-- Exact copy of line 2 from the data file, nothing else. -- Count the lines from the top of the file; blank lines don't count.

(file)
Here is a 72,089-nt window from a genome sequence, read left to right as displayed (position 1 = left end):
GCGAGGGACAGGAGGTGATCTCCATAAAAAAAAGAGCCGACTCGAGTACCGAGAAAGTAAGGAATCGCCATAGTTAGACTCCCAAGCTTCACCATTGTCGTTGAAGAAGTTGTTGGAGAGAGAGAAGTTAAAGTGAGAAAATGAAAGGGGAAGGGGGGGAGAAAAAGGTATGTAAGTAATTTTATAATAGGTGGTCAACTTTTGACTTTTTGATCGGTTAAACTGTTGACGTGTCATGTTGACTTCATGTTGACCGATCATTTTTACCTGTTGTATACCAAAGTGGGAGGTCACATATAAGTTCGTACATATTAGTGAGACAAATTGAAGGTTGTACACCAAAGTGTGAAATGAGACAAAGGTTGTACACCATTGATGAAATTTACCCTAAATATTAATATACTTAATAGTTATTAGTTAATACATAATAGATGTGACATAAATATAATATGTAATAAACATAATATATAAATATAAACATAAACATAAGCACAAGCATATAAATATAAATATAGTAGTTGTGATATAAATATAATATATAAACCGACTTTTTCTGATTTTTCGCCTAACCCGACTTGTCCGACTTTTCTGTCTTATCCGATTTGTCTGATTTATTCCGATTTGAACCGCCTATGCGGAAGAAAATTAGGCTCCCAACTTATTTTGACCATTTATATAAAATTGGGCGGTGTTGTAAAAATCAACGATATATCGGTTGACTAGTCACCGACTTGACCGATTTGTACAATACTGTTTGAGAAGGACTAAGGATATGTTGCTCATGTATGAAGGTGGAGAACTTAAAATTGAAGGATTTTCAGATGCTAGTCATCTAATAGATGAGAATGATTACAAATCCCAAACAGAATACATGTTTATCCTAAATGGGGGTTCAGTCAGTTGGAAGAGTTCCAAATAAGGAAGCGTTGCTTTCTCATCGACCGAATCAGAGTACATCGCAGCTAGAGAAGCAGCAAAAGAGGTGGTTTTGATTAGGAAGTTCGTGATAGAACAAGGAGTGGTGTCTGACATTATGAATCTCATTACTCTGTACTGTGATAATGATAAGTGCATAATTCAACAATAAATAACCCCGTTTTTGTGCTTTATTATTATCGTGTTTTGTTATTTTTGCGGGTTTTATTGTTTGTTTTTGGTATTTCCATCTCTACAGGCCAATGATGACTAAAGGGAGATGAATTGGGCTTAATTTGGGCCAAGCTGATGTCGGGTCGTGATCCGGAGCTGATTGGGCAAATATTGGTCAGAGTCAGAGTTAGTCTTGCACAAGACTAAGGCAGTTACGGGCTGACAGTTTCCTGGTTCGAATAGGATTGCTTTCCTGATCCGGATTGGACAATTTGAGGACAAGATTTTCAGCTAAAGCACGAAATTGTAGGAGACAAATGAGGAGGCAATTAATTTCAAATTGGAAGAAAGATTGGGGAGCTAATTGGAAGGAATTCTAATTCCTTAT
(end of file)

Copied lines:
GCGAGGGACAGGAGGTGATCTCCATAAAAAAAAGAGCCGACTCGAGTACCGAGAAAGTAAGGAATCGCCATAGTTAGACTCCCAAGCTTCACCATTGTCGTTGAAGAAGTTGTTGGAGAGAGAGAAGTTAAAGTGAGAAAATGAAAGGGGAAGGGGGGGAGAAAAAGGTATGTAAGTAATTTTATAATAGGTGGTCAACTTTTGACTTTTTGATCGGTTAAACTGTTGACGTGTCATGTTGACTTCATGTTGACCGATCATTTTTACCTGTTGTATACCAAAGTGGGAGGTCACATATAAGTTCGTACATATTAGTGAGACAAATTGAAGGTTGTACACCAAAGTGTGAAATGAGACAAAGGTTGTACACCATTGATGAAATTTACCCTAAATATTAATATACTTAATAGTTATTAGTTAATACATAATAGATGTGACATAAATATAATATGTAATAAACATAATATATAAATATAAACATAAACATAAGCACAAGCATATAAATATAAATATAGTAGTTGTGATATAAATATAATATATAAACCGACTTTTTCTGATTTTTCGCCTAACCCGACTTGTCCGACTTTTCTGTCTTATCCGATTTGTCTGATTTATTCCGATTTGAACCGCCTATGCGGAAGAAAATTAGGCTCCCAACTTATTTTGACCATTTATATAAAATTGGGCGGTGTTGTAAAAATCAACGATATATCGGTTGACTAGTCACCGACTTGACCGATTTGTACAATACTGTTTGAGAAGGACTAAGGATATGTTGCTCATGTATGAAGGTGGAGAACTTAAAATTGAAGGATTTTCAGATGCTAGTCATCTAATAGATGAGAATGATTACAAATCCCAAACAGAATACATGTTTATCCTAAATGGGGGTTCAGTCAGTTGGAAGAGTTCCAAATAAGGAAGCGTTGCTTTCTCATCGACCGAATCAGAGTACATCGCAGCTAGAGAAGCAGCAAAAGAGGTGGTTTTGATTAGGAAGTTCGTGATAGAACAAGGAGTGGTGTCTGACATTATGAATCTCATTACTCTGTACTGTGATAATGATAAGTGCATAATTCAACAATAAATAACCCCGTTTTTGTGCTTTATTATTATCGTGTTTTGTTATTTTTGCGGGTTTTATTGTTTGTTTTTGGTATTTCCATCTCTACAGGCCAATGATGACTAAAGGGAGATGAATTGGGCTTAATTTGGGCCAAGCTGATGTCGGGTCGTGATCCGGAGCTGATTGGGCAAATATTGGTCAGAGTCAGAGTTAGTCTTGCACAAGACTAAGGCAGTTACGGGCTGACAGTTTCCTGGTTCGAATAGGATTGCTTTCCTGATCCGGATTGGACAATTTGAGGACAAGATTTTCAGCTAAAGCACGAAATTGTAGGAGACAAATGAGGAGGCAATTAATTTCAAATTGGAAGAAAGATTGGGGAGCTAATTGGAAGGAATTCTAATTCCTTAT